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Worth A Look82.61%
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Total Crap: 0%

3 reviews, 5 user ratings

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Power Trip
[] Buy posters from this movie
by Brian McKay

"Lights out, Lights out in Georgia"
4 stars

Described as a “darkly comedic documentary” (pun intended?), POWER TRIP is the account of an American-owned company that purchased part of the Georgian power grid after the breakup of the Soviet Union. While it’s not really all that comedic (though there are some funny moments), it is a rather intriguing documentary that should leave you more than happy to pay your power bill in a timely manner.

The western company AES specializes in providing power to several second and third world nations. Following the collapse of the USSR, they step in to take over the power production for the city of Tblisi and the surrounding region, and quickly find that the piece of beef jerky they thought they’d bit off was actually a thick strip of old shoe leather (in other words, more than they can chew). Not only are 90 percent of the residents stealing power from the grid through illegal hookups, but the local corporations and military bases aren’t paying a dime for it either. When the company tries to institute a collections program to begin charging for the power, they receive a severe backlash from both angry mobs of civilians and truckloads of armed and pissed off soldiers who have had their power shut off.

The fundamental problems AES is forced to deal with are the mindset of its new customers and the realities of the economy. The people of Georgia have been used to not paying for electricity for generations, since basic utilities were always provided by the state under Communist rule. Not only that, but when the average monthly power bill ends up being a quarter or a third of the monthly household income in a devastated economy, keeping the lights on becomes a pricey proposition. So, people continue to steal, often using shoddy wiring and amateur techniques that are highly dangerous, leaving several locations in jeopardy of electrical fires and resulting in a few cases of death by electrocution. Attempts to remove the illegal wiring and provide customers with metered power merely leads to smashed meter boxes and more pissed off customers. To make matters worse, AES discovers that much of the power they are producing is circumvented by corrupt officials at the main Georgian grid, never reaching the customers for which it was intended.

Power Trip documents the long uphill battle by AES to keep the lights on, keep customers happy, and keep the number of collections rising steadily. Despite all the angry and recalcitrant customers, corruption, and even the threat of political assassination, AES trudges ahead, making a remarkable turnaround in a few short years from 10 percent collections to 70 percent. To the people of Georgia, electricity has become more than a convenience or even a necessity (especially during the cold Georgian winters) – it has become the embodiment of hope to a beleaguered nation. Likewise, Power Trip becomes a statement about just how crucial the flow of electricity has become in modern society. Think of all the things you couldn’t do without it. You couldn’t watch TV or play X-box or even have a decent light to read by. Most of you probably wouldn’t be able to work, or to read this review while wasting time surfing the web on your computer at work.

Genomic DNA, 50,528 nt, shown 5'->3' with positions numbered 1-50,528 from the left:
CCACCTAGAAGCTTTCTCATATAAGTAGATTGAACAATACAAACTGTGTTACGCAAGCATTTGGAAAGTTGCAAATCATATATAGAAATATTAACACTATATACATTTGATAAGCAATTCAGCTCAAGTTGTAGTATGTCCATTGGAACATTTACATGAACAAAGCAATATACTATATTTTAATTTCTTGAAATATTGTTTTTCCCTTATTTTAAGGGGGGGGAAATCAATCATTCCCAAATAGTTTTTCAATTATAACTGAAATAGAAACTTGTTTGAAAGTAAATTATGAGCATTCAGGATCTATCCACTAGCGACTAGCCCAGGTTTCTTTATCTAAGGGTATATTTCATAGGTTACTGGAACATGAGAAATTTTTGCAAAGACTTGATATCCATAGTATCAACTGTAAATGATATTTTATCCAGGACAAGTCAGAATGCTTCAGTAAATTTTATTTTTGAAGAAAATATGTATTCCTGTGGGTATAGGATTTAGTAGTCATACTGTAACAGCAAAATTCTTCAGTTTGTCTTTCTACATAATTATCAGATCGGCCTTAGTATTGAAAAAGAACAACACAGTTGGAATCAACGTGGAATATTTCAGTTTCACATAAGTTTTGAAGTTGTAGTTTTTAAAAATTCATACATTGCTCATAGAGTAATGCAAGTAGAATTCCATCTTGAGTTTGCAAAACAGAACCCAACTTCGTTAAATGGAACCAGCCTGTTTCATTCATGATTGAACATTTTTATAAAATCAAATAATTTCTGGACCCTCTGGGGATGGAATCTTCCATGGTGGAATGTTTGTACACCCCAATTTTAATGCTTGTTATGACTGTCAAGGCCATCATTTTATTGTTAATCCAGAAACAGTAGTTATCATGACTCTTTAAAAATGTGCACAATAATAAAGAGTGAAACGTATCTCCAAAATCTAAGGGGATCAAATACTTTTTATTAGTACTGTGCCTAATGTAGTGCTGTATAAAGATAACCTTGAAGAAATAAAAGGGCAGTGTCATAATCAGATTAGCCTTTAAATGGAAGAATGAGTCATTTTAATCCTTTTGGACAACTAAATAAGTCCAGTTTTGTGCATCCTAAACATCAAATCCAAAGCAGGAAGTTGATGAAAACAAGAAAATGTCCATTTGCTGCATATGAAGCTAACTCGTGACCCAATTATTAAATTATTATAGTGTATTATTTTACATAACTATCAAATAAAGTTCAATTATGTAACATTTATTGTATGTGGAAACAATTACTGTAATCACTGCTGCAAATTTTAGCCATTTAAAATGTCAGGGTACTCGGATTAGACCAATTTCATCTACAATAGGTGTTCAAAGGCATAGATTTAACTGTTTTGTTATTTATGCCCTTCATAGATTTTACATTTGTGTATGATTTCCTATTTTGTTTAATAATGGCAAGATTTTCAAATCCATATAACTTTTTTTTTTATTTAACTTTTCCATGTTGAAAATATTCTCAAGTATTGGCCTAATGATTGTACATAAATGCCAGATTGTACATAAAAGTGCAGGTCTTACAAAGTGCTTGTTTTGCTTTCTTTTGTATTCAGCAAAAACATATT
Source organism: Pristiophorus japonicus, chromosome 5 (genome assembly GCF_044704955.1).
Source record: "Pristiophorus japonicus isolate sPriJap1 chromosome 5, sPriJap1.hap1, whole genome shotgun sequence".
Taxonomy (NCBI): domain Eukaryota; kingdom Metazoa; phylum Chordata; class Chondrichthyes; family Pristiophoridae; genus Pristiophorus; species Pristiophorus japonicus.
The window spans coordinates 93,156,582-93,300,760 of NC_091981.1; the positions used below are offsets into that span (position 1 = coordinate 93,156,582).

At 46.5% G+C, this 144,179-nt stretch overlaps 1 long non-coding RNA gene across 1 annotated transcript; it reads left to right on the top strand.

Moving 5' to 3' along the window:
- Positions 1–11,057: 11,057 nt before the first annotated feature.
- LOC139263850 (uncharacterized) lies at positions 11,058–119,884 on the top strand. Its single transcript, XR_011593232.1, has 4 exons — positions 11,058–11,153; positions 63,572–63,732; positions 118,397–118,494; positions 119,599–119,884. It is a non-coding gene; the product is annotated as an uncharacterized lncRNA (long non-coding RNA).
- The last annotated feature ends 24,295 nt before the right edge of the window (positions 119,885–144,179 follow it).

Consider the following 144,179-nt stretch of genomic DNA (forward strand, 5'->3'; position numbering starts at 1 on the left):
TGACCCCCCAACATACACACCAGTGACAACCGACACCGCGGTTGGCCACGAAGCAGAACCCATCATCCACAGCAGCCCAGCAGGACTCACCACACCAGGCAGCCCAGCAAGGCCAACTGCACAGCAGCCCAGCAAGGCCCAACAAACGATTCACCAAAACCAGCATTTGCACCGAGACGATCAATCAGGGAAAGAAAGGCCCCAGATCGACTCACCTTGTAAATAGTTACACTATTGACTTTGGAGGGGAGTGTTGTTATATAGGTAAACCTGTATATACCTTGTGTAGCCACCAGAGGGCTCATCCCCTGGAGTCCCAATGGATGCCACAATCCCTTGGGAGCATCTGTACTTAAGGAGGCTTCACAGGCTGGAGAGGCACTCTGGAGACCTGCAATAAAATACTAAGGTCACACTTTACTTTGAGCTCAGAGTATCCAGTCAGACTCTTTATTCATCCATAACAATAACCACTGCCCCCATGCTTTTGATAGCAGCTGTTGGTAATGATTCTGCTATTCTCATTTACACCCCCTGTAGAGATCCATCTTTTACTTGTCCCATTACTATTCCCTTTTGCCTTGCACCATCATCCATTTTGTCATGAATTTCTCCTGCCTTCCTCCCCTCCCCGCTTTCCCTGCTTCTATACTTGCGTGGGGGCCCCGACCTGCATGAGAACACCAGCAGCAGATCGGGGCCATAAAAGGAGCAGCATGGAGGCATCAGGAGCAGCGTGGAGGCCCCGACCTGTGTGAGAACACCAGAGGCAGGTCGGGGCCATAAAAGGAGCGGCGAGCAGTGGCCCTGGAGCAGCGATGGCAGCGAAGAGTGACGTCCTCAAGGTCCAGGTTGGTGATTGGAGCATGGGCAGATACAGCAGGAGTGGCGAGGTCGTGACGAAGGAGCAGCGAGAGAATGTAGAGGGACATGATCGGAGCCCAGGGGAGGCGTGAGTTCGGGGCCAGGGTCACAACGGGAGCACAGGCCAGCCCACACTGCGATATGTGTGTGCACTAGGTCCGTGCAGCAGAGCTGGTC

The horror.

There is some wry humor to be found in POWER TRIP. Like the British engineer giving inspectors a tour of a Georgian ghetto’s illegal power hookups while tossing out comments such as “The place is a bit of a shithole, isn’t it? . . . but I guess I shouldn’t judge”, or dozens of angry Georgians with a flair for the dramatic screaming at AES employees over past-due bills. However, it is mostly a pretty straightforward documentary - one that, while not earth shaking, is certainly . . . illuminating?

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originally posted: 05/06/03 12:44:26
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OFFICIAL SELECTION: 2003 Vancouver Film Festival. For more in the 2003 Vancouver Film Festival series, click here.
OFFICIAL SELECTION: 2003 Seattle Film Festival. For more in the 2003 Seattle Film Festival series, click here.
OFFICIAL SELECTION: 2003 San Francisco Film Festival. For more in the 2003 San Francisco Film Festival series, click here.

User Comments

7/13/04 Trygve Inda Having lived through a Tbilisi winter, this was a wonderful film. 5 stars
10/10/03 Patrick McBride Evokes the look and feel of present day Georgia in a very powerful way 5 stars
7/22/03 Chaucey McLachlan Funny and "enlightening". 4 stars
5/28/03 Lela Datunashvili its good and realistic film 5 stars
5/12/03 MT Lights on, Lights on in Georgia 5 stars
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  10-Dec-2003 (NR)



Directed by
  Paul Devlin

Written by
  Paul Devlin


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